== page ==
January 6, 2003
Russia on Auto-Pilot
We would like to extend New Year's greetings to those of you who read the "Comments and Articles" and other material on our web site.
In that vein, we have posted fewer comments and articles during the past five months than any comparable period since we opened the site in June 2000. It may be worth mentioning why.
The site is not intended to be a column, as are weekly or monthly columns in newspapers or magazines. Nor is it intended to be a place where we post our opinions on current Russian events. Rather, we view the site as scientific in its research orientation. The chapters of our books are conceived as social science and the shorter comments and articles rest upon the analyses that appears in our books.
Between mid-2000 and mid-2002, the Russian government was engaged in active discussion and implementation of a variety of economic policy issues. It was appropriate, in our view, to assess these ideas and policies in the light of our analytical framework (see Chapters 2, 3, and 5 (Section A) in From Predation to Prosperity). Between mid-2000 and mid-2002, the Russian government undertook several tax, land, and other reforms, on which we have commented. Since last summer, the Russian economy has been largely on auto-pilot. Economic policy discussion has virtually ground to a halt, which explains why we posted relatively few comments and articles since August 2002.
To put it succinctly, one economic policy and one external condition largely drive the Russian economy: (1) The Central Bank's repatriation rule for foreign currency export earnings, and (2) the world price of energy, mainly oil. The Central Bank imposed a 75% repatriation rule shortly after the August 1998 Great Default and devaluation, which was reduced to 50% in 2002. The "rule," coupled with relatively high oil prices during the past year or so, has permitted the Central Bank to accumulate about $48 billion in foreign reserves by the end of 2002, compared with $37 billion the previous year, $28 billion in December 2000, and $12.5 billion at the end of 1999 (almost a fourfold increase in the past three calendar years).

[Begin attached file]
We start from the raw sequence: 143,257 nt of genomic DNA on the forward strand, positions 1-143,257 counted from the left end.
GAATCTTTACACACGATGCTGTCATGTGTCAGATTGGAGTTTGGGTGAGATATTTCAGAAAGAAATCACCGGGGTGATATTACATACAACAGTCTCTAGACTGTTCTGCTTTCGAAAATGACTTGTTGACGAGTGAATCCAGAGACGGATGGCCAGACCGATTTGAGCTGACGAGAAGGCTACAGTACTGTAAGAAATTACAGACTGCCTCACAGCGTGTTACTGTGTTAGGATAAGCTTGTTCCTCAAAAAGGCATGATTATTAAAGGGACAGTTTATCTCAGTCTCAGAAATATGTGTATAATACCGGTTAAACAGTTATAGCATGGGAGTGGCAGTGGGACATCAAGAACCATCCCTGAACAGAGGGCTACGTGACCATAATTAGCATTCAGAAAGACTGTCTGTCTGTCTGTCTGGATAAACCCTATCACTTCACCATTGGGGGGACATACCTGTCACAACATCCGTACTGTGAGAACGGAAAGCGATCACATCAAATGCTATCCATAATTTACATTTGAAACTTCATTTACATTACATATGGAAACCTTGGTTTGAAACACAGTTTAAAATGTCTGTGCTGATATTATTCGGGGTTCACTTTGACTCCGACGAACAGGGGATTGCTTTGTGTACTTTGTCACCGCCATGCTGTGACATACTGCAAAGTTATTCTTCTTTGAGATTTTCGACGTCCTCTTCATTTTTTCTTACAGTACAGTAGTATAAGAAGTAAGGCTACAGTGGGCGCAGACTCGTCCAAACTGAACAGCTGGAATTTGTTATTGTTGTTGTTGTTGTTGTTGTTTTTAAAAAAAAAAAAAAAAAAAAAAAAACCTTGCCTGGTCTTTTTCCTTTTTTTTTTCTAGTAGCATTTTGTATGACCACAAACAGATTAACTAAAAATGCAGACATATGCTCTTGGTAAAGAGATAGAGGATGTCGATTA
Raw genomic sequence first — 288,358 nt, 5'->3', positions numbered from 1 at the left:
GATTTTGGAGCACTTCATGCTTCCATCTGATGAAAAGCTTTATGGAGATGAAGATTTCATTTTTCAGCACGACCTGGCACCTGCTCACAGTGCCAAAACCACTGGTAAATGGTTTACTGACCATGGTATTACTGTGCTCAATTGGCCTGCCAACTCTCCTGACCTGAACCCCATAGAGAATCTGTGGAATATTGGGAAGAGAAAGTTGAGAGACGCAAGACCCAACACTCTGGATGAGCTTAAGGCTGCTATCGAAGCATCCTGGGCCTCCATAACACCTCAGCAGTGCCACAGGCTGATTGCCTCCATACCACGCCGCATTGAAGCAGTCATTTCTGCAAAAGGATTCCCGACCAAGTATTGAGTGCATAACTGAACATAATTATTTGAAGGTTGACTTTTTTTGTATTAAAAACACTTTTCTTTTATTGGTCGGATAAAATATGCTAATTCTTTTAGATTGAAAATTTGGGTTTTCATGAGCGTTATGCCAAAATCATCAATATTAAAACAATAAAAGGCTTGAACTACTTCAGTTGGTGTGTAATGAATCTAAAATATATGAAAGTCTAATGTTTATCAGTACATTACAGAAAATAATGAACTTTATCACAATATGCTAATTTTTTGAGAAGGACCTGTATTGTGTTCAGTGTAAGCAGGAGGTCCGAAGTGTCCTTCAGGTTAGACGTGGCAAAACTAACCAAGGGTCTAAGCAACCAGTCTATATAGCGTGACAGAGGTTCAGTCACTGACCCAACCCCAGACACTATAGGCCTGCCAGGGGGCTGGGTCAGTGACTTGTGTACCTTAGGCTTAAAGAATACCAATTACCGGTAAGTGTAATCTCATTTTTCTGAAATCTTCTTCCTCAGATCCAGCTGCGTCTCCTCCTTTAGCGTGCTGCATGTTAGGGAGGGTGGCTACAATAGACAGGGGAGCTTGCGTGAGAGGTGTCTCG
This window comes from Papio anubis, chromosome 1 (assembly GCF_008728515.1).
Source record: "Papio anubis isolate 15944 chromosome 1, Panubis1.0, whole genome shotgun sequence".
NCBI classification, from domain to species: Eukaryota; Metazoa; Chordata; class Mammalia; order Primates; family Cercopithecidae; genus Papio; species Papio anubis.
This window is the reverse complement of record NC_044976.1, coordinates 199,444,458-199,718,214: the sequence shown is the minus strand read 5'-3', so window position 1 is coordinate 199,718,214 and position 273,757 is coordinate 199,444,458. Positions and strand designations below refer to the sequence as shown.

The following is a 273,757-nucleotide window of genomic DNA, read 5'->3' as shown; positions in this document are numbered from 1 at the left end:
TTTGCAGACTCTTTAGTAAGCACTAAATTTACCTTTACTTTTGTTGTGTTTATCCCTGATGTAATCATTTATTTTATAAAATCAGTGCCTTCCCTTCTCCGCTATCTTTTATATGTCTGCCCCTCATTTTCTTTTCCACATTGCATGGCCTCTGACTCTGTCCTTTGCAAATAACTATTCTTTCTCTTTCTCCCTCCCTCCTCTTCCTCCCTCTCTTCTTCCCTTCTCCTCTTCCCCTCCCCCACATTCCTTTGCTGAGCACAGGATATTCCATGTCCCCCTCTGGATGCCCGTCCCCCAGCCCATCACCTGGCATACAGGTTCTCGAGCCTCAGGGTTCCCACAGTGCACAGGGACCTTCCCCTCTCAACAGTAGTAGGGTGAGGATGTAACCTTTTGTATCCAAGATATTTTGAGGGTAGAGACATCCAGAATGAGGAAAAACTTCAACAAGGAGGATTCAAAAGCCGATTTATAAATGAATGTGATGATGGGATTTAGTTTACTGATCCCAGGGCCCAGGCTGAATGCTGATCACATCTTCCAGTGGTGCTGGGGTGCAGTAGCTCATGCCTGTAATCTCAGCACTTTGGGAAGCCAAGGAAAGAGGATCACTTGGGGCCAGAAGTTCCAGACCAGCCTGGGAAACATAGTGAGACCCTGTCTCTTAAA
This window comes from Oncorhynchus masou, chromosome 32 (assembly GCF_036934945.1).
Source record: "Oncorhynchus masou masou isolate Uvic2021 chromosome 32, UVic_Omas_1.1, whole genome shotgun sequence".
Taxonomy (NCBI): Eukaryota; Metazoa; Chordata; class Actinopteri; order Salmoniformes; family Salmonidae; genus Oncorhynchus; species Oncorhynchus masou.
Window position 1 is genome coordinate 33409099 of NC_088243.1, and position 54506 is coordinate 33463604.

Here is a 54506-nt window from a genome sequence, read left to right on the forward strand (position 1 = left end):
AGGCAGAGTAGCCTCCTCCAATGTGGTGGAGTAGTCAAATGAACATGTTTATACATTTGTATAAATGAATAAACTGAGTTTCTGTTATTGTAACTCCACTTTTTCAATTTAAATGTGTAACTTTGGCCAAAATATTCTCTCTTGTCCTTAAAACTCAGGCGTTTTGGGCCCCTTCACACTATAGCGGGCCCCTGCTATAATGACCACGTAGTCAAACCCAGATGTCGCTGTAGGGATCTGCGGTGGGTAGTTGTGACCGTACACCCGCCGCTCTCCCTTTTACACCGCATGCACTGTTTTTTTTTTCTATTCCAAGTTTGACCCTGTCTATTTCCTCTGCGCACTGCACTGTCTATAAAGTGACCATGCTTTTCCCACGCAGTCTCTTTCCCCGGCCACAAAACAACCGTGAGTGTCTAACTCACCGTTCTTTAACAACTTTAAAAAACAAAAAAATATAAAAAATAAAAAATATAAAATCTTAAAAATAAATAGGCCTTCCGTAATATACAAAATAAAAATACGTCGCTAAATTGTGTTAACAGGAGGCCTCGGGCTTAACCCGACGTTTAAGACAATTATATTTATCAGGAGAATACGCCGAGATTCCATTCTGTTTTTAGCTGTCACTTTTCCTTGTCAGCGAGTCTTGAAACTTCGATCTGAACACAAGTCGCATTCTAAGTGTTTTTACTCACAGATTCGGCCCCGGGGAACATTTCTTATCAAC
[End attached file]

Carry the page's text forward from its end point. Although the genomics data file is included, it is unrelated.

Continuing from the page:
As we explained in Chapter 2 of From Predation to Prosperity, and in an annual article that we post in March as data become available (see "New Data Confirms the Basic Relationships in the Russian Economy: Ten Years of the New Economic System Revisited"), foreign currency earnings, sold for rubles, have eased the payment jam by speeding up cash flow payments throughout the economy (reducing inter-enterprise and tax arrears), thereby generating positive growth. At the onset of 2003, the Russian economy has enjoyed four years of consecutive growth, although its rate has declined each year since 2000 and current GDP remains approximately 30% below its 1992 level.
In the coming months, we expect to post comments on the continued fiscal effects of recent tax reforms and update the basic relationships in the Russian economy for the past year. As new ideas and policies are considered in Russia or proposed by foreign institutions, we will comment on them as warranted. Stay tuned.